Steal an idea from the Copenhagen Concert Hall and wrap the entire concrete shell in a translucent one-color scaffold that will glow bright in a city known for its love of the color gray.
It's quite simple. Here is how you do it:
Hey you cheap bastards! Yah you, the ones who always complain about the $5 cover charges at Sam Bond's shows, or the ones who will wait eons to see the new Indiana Jones flick at Movies 12 (um, OK, I'm guilty of that...), I'm talking to you (well, not unless you are a currently an enrolled student)! Student tickets to the Eugene Symphony, Eugene Ballet Company, Eugene Concert Choir, Eugene Opera, Oregon Mozart Players and other Hult Center groups are now only ten bucks.
Full release after the jump.
Sunday night I had the pleasure of watching a couple of jazz legends do their thing on stage. Really, I was pretty blown away by all of the musicians that performed. Both outfits were incredibly tight and talented. (The drummers especially stood out to me.)
Consider this a photo review of the evening. I couldn't begin to report a setlist. I'm horrible with song titles (especially jazz for some reason). I do remember that the Brubeck Quartet played their version of a Catholic Gregorian chant and closed with the classic "Take Five.â€ The Lewis Trio played a version of "Wade in the Water" ... and that's about where my track title knowledge ends.
The Eugene Symphonyâ€™s executive director talks smack about Cleveland, praises the Hult and demystifies the process of going to a concert
By Suzi Steffen
The man doesnâ€™t own an iPod or have a grasp on the world of downloads and easily portable music.
Thatâ€™s OK. He doesnâ€™t need that right now; heâ€™s surrounded by music all of the time. At the offices of the Eugene Symphony, Executive Director Paul Winberg can hear the sweet strains floating from the radio in the lobby â€” tuned to the UOâ€™s classical music station, KWAX 91.1 FM, of course. Or he can walk into the music library, where the symphonyâ€™s librarian spends hours keeping the notes in order. And of course, in his own light-filled office, he has a CD player where he just might be listening to the Goldberg Variations â€¦ or Dolly Parton. (Check out his playlist below.)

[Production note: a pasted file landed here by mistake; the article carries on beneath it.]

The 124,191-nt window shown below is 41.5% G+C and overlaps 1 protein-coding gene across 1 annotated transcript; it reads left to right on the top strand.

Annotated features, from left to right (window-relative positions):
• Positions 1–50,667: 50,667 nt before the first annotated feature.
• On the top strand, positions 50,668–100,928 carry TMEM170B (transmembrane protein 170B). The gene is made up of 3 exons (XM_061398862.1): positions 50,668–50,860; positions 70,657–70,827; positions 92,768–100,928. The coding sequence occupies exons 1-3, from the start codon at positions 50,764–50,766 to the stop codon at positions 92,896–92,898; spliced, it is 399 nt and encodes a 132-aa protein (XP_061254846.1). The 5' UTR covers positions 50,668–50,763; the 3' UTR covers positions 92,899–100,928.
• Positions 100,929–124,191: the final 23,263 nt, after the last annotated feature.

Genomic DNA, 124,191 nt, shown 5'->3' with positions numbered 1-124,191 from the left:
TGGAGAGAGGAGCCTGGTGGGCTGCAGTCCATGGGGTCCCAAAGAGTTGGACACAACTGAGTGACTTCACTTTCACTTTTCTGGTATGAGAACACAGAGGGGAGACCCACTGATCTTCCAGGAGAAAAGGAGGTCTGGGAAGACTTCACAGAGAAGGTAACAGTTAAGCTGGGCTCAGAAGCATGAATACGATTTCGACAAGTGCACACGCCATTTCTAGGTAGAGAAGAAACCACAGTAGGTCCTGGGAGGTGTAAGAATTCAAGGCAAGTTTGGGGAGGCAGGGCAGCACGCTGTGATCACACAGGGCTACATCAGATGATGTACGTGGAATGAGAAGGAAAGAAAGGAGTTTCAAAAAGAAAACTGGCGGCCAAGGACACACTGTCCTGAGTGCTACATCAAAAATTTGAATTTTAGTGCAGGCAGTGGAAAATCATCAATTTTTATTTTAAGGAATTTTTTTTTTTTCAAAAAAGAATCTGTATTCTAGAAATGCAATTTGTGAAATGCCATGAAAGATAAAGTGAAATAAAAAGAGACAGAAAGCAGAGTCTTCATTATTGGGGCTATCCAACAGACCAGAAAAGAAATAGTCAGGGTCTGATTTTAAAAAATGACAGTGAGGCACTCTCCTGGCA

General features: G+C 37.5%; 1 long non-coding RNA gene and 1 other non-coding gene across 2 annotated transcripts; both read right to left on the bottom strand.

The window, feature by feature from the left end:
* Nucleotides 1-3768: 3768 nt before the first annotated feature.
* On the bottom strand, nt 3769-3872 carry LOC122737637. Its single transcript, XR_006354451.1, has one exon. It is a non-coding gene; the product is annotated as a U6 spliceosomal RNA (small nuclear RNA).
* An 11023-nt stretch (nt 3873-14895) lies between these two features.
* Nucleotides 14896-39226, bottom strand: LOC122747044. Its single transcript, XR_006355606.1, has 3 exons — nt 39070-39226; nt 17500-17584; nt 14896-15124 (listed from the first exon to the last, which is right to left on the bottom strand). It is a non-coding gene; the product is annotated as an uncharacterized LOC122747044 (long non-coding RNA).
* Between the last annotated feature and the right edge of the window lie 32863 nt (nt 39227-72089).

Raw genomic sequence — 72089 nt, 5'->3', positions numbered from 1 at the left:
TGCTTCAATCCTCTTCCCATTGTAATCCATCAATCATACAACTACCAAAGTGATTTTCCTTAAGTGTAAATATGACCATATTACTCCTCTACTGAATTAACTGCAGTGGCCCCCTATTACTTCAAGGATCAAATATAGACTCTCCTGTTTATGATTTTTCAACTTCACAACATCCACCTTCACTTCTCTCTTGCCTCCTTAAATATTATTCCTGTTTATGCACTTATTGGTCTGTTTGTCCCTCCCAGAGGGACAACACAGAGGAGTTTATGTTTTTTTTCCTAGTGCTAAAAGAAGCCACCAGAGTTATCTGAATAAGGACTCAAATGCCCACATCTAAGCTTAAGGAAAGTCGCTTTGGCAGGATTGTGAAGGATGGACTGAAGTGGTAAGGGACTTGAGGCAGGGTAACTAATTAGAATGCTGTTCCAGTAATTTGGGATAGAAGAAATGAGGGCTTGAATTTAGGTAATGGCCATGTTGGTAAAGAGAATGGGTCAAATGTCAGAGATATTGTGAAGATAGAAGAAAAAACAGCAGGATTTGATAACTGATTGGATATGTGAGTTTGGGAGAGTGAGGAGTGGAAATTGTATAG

Read more about Paul Winberg here, after the jump!
Kirk Boyd on Eugene actors, Eugene audiences and his dream theater
by Suzi Steffen
This interview kicks off a new occasional blog series for me: See/Hear: The Local Visual and Performing Arts Scene. Sadly, although the Q&A was meant to be an introduction to the artistic director of the Willamette Repertory Theatre at a moment when his final staged play of the companyâ€™s ninth season was about to open, it also serves as a kind of valedictory address: The Willamette Rep just announced that itâ€™s closing down after the run of Wild Oats because, frankly, it couldnâ€™t make enough money.
I interviewed Kirk Boyd a couple of weeks ago, and though at the time he seemed concerned about how hard it was for the plays to draw a consistent audience â€” and Iâ€™d heard from other sources how badly the WillRepâ€™s Proof did, financially speaking â€” he talked about reading scripts for next year and what plays he had picked for the three May Readings in Rep. (By the way, if you already have tix for Readings in Rep, you can get refunds at the Hult Center box office. Call 682-5000 for more info.)
UPDATE: Though I was unable to attend the press conference this morning, our gracious sometimes-reviewer and calendar editor Chuck Adams did. His report and the audio of the whole thing are available here.
On the other hand, we also touched upon the difficulties of the space â€” Soreng Theatre might be OK for some of the Bach Festivalâ€™s Discovery Series, but itâ€™s a terrible, ridiculous space for performing plays â€” and some of Boydâ€™s disappointments with the Eugene audience, not to mention the night that all of his scripts (including his director-marked Wild Oats script) were stolen from his car.
Kirk Boyd grew up in Eugene and left for some years to work with the Oregon Shakespeare Festival. But he wanted to run his own company, and once he moved back to Eugene, he spent a couple of years getting the WillRep together before kicking off the first season. I wasnâ€™t able to talk much with Boyd on the day he sent out the press release marking the demise of WillRep, but he did say he wasnâ€™t leaving Eugene for greener pastures. â€œIâ€™m staying right here,â€ he said.
We talked for over an hour on the day that we met. This transcript has been edited for clarity and because of the subsequent news. As always, Boyd spoke smoothly and with eloquence about a variety of topics, ranging from why the Hult Center should be taken apart and rebuilt to why he preferred the attempt to work with Equity actors.
I encourage readers to share memories of the Willamette Rep and your thoughts about it for Boyd, general manager Michael Peterson and everyone associated with the company in the comments section of this post.
My wife and I lucked out last minute and got great seats to Cos' early show Saturday night. It was amazing to have the chance to see such a comedic legend. But honestly, his performance was about what I expected. Not as hilarious as Himself, but Bill's still got jokes (and pretty sharp) for 70+. During his two hour set, he kept the crowd laughing and covered topics like the mysterious origin of turkey bacon, spinach scandals, plagues, boner pills, and beating your kids to strengthen their cardiovascular system. He also worked the word "myrrh" into almost every story. (Still not sure how he pulled that off.) My only real disappointment is that he didn't do any of his new rap songs (from his upcoming State of Emergency album.) I wanted to yell "Hey YO COS, bust a freestyle!" but I'm no blurter.